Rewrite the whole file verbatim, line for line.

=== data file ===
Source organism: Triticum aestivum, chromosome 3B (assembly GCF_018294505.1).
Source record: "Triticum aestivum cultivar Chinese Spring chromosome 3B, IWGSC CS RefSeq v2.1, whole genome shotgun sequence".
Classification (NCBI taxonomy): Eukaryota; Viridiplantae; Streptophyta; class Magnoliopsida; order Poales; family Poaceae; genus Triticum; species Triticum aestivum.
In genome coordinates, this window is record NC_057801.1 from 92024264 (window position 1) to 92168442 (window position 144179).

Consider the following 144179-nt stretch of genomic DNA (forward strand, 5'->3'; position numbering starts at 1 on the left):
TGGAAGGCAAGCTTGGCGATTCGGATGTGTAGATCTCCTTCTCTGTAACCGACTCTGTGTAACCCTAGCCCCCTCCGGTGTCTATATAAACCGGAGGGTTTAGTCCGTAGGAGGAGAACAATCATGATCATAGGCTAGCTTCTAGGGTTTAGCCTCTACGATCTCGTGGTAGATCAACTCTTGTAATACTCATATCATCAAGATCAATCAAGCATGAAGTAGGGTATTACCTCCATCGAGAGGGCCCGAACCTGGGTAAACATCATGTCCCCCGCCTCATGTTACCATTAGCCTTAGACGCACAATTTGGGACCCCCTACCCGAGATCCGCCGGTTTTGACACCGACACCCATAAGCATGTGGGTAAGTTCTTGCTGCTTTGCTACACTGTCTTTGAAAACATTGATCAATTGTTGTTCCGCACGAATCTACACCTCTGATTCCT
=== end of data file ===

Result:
Source organism: Triticum aestivum, chromosome 3B (assembly GCF_018294505.1).
Source record: "Triticum aestivum cultivar Chinese Spring chromosome 3B, IWGSC CS RefSeq v2.1, whole genome shotgun sequence".
Classification (NCBI taxonomy): Eukaryota; Viridiplantae; Streptophyta; class Magnoliopsida; order Poales; family Poaceae; genus Triticum; species Triticum aestivum.
In genome coordinates, this window is record NC_057801.1 from 92024264 (window position 1) to 92168442 (window position 144179).

Consider the following 144179-nt stretch of genomic DNA (forward strand, 5'->3'; position numbering starts at 1 on the left):
TGGAAGGCAAGCTTGGCGATTCGGATGTGTAGATCTCCTTCTCTGTAACCGACTCTGTGTAACCCTAGCCCCCTCCGGTGTCTATATAAACCGGAGGGTTTAGTCCGTAGGAGGAGAACAATCATGATCATAGGCTAGCTTCTAGGGTTTAGCCTCTACGATCTCGTGGTAGATCAACTCTTGTAATACTCATATCATCAAGATCAATCAAGCATGAAGTAGGGTATTACCTCCATCGAGAGGGCCCGAACCTGGGTAAACATCATGTCCCCCGCCTCATGTTACCATTAGCCTTAGACGCACAATTTGGGACCCCCTACCCGAGATCCGCCGGTTTTGACACCGACACCCATAAGCATGTGGGTAAGTTCTTGCTGCTTTGCTACACTGTCTTTGAAAACATTGATCAATTGTTGTTCCGCACGAATCTACACCTCTGATTCCT